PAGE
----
The current study investigated differences in self-harm behavior among individuals with borderline personality symptomatology from two different clinical settings. Participants were women, between the ages of 18 and 45, from an outpatient mental health setting or a primary care setting. Each participant completed the Self-Harm Inventory (SHI) and the borderline personality scale of the Personality Diagnostic Questionnaire-Revised (PDQ-R). Using a predetermined cut-off for substantial borderline personality symptomatology on the SHI, group comparisons with χ2 analyses indicated that 'overdosed' and 'hit self' were significantly more common in the mental health subsample whereas 'abused laxatives' was significantly more common in the primary care subsample. Using a predetermined cut-off for borderline personality on the PDQ-R, chi-square analyses indicated that 'overdosed' and 'hit self' remained significantly more common in the mental health subsample. Despite these differences, there was remarkable similarity of symptoms between groups. The implications of these findings are discussed. Copyright (C) 2000 Elsevier Science Inc.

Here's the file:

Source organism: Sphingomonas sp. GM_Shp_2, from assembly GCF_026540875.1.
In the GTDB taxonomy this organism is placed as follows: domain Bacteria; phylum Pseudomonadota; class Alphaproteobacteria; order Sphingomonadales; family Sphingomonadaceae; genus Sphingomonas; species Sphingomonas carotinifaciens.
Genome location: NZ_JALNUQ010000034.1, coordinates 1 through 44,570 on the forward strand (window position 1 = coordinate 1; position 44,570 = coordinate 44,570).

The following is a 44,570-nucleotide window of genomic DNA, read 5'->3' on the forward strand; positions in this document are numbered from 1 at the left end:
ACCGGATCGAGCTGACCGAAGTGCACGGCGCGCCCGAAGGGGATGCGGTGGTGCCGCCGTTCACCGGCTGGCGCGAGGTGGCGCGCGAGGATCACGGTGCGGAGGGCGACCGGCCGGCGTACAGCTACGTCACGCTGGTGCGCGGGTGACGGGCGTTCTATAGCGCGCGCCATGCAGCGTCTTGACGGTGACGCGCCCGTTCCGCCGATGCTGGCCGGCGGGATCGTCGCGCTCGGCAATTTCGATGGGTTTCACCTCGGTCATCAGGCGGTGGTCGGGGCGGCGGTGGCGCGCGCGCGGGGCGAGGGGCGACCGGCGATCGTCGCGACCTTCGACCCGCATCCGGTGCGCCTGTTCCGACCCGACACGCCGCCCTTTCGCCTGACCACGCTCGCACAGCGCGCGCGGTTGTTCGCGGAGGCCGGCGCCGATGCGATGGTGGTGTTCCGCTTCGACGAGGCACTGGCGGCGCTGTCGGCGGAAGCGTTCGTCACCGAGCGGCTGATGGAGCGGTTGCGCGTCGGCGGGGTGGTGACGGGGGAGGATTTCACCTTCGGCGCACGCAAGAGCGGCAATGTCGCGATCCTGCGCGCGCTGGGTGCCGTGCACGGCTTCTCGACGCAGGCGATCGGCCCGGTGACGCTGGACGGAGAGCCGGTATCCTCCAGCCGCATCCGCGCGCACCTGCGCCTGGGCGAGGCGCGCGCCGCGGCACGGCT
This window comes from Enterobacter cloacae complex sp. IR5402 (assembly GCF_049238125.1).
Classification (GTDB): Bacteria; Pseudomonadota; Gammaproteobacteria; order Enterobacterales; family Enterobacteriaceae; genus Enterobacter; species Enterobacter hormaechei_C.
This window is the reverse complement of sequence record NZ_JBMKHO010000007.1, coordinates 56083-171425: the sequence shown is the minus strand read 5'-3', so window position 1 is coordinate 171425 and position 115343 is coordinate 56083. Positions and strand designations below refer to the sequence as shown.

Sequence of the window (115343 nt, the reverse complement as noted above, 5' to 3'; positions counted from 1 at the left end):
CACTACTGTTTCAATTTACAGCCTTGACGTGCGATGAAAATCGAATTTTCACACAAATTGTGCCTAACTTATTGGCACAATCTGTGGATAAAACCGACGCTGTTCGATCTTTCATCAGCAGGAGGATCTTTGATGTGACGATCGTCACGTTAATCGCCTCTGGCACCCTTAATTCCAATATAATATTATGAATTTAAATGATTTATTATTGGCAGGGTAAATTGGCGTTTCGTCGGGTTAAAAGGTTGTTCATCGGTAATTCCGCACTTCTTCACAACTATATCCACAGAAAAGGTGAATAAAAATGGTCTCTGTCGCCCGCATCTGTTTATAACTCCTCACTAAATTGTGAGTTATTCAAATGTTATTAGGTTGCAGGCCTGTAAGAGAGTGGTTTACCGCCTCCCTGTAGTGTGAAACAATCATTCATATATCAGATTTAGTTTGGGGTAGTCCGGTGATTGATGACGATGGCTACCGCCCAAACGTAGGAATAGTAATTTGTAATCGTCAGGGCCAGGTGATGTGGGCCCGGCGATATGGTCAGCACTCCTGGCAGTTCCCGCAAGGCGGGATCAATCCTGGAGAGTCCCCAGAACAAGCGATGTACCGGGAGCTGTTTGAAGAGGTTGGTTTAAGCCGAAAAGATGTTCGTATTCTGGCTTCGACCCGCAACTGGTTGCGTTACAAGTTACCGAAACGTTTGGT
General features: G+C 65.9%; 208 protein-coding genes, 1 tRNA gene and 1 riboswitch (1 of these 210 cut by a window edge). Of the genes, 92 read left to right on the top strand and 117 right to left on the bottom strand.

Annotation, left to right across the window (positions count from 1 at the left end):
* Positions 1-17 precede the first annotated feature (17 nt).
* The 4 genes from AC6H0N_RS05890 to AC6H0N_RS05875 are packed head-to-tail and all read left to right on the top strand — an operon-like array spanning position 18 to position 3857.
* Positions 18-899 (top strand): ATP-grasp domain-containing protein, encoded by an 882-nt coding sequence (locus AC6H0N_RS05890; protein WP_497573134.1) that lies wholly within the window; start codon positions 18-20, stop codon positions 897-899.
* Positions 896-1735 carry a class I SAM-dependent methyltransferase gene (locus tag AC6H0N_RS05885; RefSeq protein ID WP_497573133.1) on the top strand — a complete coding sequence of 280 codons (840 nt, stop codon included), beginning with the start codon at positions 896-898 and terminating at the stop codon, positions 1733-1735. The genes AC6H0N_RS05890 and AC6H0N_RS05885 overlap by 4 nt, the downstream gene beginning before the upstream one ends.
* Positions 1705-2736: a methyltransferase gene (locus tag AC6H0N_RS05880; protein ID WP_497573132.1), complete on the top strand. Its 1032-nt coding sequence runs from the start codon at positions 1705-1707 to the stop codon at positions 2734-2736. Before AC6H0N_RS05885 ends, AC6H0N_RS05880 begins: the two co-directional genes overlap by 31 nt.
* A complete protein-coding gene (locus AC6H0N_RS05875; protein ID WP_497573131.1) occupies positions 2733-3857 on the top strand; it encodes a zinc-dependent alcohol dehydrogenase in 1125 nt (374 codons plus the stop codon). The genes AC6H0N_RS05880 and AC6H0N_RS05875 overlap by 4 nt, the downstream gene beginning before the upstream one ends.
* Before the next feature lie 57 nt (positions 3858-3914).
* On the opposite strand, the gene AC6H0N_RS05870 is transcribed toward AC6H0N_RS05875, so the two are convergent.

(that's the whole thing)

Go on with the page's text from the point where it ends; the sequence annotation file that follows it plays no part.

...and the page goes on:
ASJC Scopus subject areas
- Psychiatry and Mental health